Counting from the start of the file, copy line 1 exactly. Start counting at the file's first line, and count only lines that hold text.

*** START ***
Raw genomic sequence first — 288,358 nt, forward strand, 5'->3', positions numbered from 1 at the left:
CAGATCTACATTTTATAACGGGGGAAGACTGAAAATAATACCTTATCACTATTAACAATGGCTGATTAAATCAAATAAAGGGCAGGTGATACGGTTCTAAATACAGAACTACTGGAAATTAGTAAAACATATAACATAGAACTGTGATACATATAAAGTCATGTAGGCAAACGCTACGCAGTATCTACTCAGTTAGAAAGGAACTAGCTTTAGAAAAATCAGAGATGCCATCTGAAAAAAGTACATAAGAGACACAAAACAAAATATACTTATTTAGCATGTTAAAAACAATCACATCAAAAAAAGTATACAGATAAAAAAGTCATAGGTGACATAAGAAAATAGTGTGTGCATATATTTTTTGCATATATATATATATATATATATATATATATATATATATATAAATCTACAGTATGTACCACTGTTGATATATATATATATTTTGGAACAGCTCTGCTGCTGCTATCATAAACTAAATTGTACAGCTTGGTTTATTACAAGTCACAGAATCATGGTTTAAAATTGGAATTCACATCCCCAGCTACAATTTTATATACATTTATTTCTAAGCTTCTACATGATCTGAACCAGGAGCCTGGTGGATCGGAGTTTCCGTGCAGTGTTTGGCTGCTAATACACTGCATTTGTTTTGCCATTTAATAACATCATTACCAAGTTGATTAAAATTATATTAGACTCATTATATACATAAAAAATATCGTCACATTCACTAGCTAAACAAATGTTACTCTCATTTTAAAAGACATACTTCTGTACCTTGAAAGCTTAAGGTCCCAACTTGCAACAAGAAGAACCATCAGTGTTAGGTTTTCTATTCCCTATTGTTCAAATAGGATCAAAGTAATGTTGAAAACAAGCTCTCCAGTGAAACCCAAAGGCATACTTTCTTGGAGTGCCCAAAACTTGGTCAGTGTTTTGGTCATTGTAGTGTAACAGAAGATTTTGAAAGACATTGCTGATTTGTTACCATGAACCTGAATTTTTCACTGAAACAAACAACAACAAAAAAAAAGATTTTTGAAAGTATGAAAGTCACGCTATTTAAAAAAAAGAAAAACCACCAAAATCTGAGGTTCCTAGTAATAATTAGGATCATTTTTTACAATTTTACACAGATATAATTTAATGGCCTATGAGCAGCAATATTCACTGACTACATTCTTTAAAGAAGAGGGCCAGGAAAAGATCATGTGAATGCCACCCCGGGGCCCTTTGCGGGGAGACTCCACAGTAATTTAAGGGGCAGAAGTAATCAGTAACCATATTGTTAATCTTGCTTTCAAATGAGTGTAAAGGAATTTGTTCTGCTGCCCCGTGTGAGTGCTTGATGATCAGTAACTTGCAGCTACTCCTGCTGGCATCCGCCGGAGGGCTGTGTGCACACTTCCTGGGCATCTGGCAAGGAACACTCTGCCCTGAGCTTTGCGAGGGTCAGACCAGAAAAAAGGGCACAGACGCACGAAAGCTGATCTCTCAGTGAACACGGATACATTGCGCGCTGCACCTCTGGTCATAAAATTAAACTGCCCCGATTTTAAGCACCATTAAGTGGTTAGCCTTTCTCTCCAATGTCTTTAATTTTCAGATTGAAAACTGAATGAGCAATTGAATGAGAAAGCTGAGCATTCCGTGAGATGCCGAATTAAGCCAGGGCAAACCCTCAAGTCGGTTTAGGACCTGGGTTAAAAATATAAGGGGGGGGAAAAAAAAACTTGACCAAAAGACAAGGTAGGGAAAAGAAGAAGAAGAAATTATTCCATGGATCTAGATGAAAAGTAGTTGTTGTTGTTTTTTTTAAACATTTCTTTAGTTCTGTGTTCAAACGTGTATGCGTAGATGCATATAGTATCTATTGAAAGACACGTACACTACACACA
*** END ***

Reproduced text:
Raw genomic sequence first — 288,358 nt, forward strand, 5'->3', positions numbered from 1 at the left: